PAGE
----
Stingless Beekeeping Inspires Indigenous Environmental and Social Stewardship in Alto Solimões

Santo Antônio do Içá thrives as a mosaic of indigenous cultures where stingless beekeeping emerges as a unifying force. For the future, they envision a local cooperative driving economic autonomy and community cohesion.

Author: Ivi Pauli
Leia em Português

Nestled in the heart of the Amazon Rainforest, Santo Antonio do Iça is a mosaic of indigenous and traditional communities. With centuries of living in harmony with nature, the region now faces threats from deforestation and climate change, added up  with escalating conflicts over land rights and the encroachment of industrial activities into traditional territories. To protect both culture and environment, they launched a sustainable initiative, with Meli’s support, focused on meliponiculture, aiming to balance economic needs with environmental stewardship.

Indigenous groups like the Kokama and Kambeba possess traditional knowledge and practices that inherently promote sustainability and environmental respect, including agroforestry to maintain soil fertility, and traditional medicine, based on the sustainable use of medicinal plants. In a remarkable collective effort, the Kokama people from the Aldeia São Pedro Do Lago Do Miriti, Associação Indígena Kokama De Santo Antônio Do Içá, Aldeia Indígena Raízes Da Ayahuasca, Comunidade São José, and the Kambebas from Comunidade Irmão Sol & Irmã Lua are actively involved and will each have their own bee yard.

The coordination of these communities is made possible by the charismatic leadership of the activist Rômulo Kambeba Omágua, an indigenous storyteller from Alto Solimões whose extensive network and deep knowledge make him a respected figure among everyone he knows. Supported by local leaders including Cacique Marciane, Cacica Joana, Cacique Hilário, and the leader Edinho, Romulo is determined to make the project a success.

Another crucial figure in this equation is Mr. Orlando “Bagunceiro”, a specialist in stingless bees and a proud member of the indigenous Cubeo and Guanano peoples of Colombia. “Adopted” by the Kokama people from Raizes da Ayahuasca village in Brazil, Mr. Bagunceiro has a deep curiosity about stingless bees and honey production. Despite having no formal training in the subject, he has become an experienced autodidact, learning through internet research and reaching out to specialists through his son, a doctor, and his daughter, a biologist. His dedication and self-taught expertise have made him an invaluable resource in the community’s efforts to cultivate stingless bees.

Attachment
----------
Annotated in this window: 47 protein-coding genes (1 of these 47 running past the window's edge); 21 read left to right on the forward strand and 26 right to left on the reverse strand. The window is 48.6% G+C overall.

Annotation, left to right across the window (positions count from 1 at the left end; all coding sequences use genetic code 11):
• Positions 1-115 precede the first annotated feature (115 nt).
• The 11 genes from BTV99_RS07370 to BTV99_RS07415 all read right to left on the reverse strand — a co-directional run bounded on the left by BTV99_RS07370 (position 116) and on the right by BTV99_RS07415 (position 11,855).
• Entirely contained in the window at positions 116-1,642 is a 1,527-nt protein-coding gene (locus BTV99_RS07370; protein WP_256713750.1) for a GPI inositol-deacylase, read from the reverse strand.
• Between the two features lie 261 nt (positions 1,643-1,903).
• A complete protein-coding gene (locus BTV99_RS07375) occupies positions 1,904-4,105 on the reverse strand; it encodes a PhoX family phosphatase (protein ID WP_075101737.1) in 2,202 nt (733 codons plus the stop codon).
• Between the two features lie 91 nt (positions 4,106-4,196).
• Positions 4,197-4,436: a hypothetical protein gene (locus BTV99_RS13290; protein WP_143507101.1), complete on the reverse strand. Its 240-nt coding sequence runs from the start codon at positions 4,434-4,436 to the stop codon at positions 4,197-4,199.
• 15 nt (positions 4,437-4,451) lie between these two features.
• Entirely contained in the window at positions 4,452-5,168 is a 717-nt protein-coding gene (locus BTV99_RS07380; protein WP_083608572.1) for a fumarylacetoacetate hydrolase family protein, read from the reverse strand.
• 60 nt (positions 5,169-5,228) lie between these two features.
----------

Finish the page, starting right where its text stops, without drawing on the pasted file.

Meliponiculture, or stingless beekeeping, is a sustainable economic activity with profound cultural and environmental implications for the indigenous communities of Santo Antônio do Içá. On one hand, it offers a viable source of income, promoting economic autonomy and empowering the communities to take charge of their own development. On the other hand, the practice is deeply rooted in indigenous traditions. In addition it also is a vital component of conservation efforts for these native bees, which are important pollinators in the Amazon.

In Santo Antônio do Içá, the journey toward sustainable economic prosperity is underway. The establishment of meliponaries not only preserves traditions but also serves as a bridge between the past and the future, ensuring that cultural practices are preserved while adapting to modern needs. By harnessing the power of meliponiculture, these communities are laying the groundwork for a cooperative-based circular economy. As the project evolves, the goal is to establish cooperatives that leverage local expertise and resources, expanding meliponiculture operations and driving economic autonomy.

This cooperative model will empower individuals, nurturing a sense of community ownership and self-sufficiency, all while ensuring sustainable resource management and minimal waste. As this circular economy matures, it will be a resilient and thriving ecosystem, contributing to the long-term prosperity and environmental health of the Amazonian communities of the Alto Solimões region. Overall stingless beekeeping serves as a unifying tool for the diverse indigenous communities of Santo Antônio do Içá, fostering balance and harmony within the shared territory. 

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